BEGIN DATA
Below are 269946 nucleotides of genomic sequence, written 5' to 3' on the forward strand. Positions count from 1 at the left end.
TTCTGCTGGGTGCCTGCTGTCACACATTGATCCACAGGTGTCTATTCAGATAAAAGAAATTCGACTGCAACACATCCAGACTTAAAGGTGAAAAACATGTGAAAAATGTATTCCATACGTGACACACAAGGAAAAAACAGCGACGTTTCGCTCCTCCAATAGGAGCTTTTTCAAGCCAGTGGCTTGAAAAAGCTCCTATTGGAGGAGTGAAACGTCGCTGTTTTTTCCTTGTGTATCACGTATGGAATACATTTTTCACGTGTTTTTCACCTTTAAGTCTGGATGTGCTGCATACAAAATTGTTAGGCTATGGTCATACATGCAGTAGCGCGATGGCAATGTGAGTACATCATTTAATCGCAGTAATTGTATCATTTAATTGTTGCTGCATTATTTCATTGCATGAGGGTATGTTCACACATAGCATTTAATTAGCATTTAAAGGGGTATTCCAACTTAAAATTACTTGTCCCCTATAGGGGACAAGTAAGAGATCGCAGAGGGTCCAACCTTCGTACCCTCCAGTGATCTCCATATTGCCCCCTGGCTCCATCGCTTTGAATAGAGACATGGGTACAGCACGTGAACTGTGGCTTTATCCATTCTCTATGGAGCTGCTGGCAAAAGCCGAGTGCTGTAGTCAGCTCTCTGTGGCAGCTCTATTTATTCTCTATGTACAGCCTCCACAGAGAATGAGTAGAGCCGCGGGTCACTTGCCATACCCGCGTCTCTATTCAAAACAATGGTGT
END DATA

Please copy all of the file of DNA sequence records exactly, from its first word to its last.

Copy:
Below are 269946 nucleotides of genomic sequence, written 5' to 3' on the forward strand. Positions count from 1 at the left end.
TTCTGCTGGGTGCCTGCTGTCACACATTGATCCACAGGTGTCTATTCAGATAAAAGAAATTCGACTGCAACACATCCAGACTTAAAGGTGAAAAACATGTGAAAAATGTATTCCATACGTGACACACAAGGAAAAAACAGCGACGTTTCGCTCCTCCAATAGGAGCTTTTTCAAGCCAGTGGCTTGAAAAAGCTCCTATTGGAGGAGTGAAACGTCGCTGTTTTTTCCTTGTGTATCACGTATGGAATACATTTTTCACGTGTTTTTCACCTTTAAGTCTGGATGTGCTGCATACAAAATTGTTAGGCTATGGTCATACATGCAGTAGCGCGATGGCAATGTGAGTACATCATTTAATCGCAGTAATTGTATCATTTAATTGTTGCTGCATTATTTCATTGCATGAGGGTATGTTCACACATAGCATTTAATTAGCATTTAAAGGGGTATTCCAACTTAAAATTACTTGTCCCCTATAGGGGACAAGTAAGAGATCGCAGAGGGTCCAACCTTCGTACCCTCCAGTGATCTCCATATTGCCCCCTGGCTCCATCGCTTTGAATAGAGACATGGGTACAGCACGTGAACTGTGGCTTTATCCATTCTCTATGGAGCTGCTGGCAAAAGCCGAGTGCTGTAGTCAGCTCTCTGTGGCAGCTCTATTTATTCTCTATGTACAGCCTCCACAGAGAATGAGTAGAGCCGCGGGTCACTTGCCATACCCGCGTCTCTATTCAAAACAATGGTGT